Te Papa recently received a rare sunfish specimen from Auckland Museum, so we decided to find out more about these mysterious ocean-dwelling animals. Here are our fascinating facts: 1.Sunfish don’t have a tail! Some people call them a ‘gigantic swimming head’ (which seems a bit rude). Instead of a tail
This week the Parliamentary Commissioner for the Environment released a report on the status and management of the longfin eel. It was entitled “On a pathway to extinction?” The report found that the management of longfin eels by New Zealand government agencies was inadequate and failing. It further recommended the
By Clive Roberts The Te Papa fish team currently has two members participating in the Three Kings Islands Marine Expedition. Skilled in fieldwork techniques, collecting, photographing and preserving fishes, Vincent Zintzen and Jeremy Barker are busy underwater surveying and sampling fishes, invertebrates and algae with colleagues during the day, and
Our visit to the Crozet Islands, a French Sub-Antarctic nature reserve at 41 deg S in the Indian Ocean started yesterday, embarking on the RV Marion Dufresne. We’re steaming straight south from La Reunion, towards the Crozet Islands, with landfall due in about 6 days. Overnight we made good steaming
Work at the fisheries Convention on the Conservation of Southern Bluefin Tuna meeting on bycatch and ecological effects of fishing has progressed in Tokyo in March. The group met to consider ways of reducing seabird, turtle and shark bycatch in fishing for southern bluefin tuna around the southern Ocean. Albatross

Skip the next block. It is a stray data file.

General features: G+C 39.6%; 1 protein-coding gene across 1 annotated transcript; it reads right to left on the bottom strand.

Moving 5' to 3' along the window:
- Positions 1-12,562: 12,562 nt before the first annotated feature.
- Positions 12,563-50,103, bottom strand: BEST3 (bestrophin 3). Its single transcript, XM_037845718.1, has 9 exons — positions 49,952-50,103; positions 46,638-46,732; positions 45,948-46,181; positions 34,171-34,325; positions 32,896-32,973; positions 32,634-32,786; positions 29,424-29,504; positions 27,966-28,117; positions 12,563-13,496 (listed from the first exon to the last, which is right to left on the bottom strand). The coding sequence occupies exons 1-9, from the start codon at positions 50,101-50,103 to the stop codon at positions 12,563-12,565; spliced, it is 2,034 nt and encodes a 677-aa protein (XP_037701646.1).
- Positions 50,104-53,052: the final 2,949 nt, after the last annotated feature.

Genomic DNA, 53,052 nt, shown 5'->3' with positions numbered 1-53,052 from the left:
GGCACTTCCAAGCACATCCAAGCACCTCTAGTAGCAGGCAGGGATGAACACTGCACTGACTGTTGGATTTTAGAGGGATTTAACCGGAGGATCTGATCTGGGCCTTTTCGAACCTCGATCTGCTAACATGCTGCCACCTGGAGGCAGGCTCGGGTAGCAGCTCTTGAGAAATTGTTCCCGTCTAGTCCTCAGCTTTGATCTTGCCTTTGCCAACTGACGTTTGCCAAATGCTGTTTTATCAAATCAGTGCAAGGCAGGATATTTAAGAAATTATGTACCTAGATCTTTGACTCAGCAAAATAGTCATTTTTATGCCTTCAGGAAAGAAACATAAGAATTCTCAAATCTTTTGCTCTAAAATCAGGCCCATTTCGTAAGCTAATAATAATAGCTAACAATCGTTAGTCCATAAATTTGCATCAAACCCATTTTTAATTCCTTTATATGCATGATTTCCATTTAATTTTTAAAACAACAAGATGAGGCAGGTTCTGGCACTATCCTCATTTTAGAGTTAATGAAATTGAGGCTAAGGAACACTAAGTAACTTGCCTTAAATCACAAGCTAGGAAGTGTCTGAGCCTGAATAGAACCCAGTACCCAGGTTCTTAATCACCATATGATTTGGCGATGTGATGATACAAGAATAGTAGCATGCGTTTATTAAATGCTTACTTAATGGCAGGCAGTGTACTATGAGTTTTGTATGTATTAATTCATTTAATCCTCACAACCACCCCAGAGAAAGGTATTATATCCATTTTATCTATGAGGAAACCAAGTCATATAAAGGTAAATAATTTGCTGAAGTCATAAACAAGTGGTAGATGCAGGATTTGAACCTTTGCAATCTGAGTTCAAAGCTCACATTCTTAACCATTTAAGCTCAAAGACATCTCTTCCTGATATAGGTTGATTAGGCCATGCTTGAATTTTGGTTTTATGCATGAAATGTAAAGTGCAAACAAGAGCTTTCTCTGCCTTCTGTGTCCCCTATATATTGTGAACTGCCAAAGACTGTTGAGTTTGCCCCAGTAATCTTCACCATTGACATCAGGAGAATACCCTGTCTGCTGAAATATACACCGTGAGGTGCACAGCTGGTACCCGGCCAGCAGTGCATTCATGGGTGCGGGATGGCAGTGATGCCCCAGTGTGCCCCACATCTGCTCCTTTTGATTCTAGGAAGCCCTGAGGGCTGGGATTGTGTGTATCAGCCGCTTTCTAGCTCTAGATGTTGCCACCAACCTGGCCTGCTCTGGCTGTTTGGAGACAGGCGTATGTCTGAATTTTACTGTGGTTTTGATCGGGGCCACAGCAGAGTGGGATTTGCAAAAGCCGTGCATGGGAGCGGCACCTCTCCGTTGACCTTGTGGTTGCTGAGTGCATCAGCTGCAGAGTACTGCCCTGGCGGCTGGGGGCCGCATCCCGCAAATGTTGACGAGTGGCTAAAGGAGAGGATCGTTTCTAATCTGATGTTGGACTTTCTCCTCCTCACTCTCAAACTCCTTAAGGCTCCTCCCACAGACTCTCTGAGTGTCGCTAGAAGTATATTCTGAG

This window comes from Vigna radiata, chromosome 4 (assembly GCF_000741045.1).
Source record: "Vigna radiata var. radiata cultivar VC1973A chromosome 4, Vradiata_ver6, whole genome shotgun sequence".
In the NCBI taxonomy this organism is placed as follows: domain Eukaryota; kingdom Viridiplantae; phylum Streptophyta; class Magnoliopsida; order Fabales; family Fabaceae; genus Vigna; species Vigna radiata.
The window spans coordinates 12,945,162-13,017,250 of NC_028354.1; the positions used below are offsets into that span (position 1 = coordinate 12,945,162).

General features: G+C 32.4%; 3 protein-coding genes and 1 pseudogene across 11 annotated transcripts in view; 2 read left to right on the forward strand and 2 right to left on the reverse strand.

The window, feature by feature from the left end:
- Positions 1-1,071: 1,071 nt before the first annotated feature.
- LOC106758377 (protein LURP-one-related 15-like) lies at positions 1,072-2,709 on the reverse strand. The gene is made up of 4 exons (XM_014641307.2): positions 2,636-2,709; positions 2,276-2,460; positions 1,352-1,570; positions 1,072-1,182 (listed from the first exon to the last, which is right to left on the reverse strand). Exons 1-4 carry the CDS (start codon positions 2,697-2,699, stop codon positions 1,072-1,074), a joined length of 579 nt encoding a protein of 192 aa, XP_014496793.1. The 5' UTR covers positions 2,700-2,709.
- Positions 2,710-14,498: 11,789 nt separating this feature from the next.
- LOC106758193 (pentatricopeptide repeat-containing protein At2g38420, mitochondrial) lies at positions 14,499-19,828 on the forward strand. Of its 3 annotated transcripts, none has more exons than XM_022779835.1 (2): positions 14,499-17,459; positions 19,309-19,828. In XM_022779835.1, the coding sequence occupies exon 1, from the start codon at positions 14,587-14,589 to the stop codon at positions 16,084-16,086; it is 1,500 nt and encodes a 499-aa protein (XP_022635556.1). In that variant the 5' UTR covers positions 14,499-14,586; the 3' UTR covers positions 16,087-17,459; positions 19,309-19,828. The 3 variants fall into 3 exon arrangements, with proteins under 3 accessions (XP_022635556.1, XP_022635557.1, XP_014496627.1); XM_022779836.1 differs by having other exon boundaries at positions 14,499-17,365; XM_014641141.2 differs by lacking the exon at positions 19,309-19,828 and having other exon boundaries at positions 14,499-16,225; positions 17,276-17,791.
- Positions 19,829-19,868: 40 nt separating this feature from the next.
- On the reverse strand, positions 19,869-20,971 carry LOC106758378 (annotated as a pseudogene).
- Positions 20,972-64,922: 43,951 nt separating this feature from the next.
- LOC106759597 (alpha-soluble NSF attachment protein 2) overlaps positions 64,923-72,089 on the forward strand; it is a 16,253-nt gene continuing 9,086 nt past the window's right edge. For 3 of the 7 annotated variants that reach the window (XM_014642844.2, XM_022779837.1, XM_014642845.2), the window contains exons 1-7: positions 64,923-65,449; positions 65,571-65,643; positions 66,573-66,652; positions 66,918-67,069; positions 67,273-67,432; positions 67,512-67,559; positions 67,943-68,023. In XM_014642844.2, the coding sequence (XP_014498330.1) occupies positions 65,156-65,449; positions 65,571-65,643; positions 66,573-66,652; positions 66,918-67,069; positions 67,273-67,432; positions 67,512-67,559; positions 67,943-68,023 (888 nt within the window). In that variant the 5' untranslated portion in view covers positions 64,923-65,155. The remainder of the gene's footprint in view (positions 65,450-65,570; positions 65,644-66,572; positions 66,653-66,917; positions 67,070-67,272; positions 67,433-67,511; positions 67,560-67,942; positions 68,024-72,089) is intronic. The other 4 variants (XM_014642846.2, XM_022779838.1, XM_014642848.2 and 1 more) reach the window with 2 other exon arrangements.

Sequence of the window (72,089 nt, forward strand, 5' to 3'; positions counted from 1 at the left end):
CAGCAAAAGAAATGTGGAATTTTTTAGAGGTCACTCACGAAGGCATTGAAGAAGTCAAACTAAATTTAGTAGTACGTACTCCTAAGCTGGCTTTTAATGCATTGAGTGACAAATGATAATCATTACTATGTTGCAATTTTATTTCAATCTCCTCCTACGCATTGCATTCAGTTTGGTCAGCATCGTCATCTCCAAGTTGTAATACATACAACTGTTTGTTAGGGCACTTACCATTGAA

Day 6: last stations off the Otago Peninsula sampled. We are ready to move towards the Auckland Islands. We have been blessed with good weather conditions for the last six days which allowed us to complete quickly our diversity survey between 50m and 1200m depth off the Otago Peninsula. We
Recently, I published with my colleagues from Te Papa Fish Team and Massey University some interesting findings about a fantastic group of species: hagfishes. Those primitive deep-sea fishes repulse any predator attack using their slime. I present examples of how hagfish stop the attack from shark several times their sizes.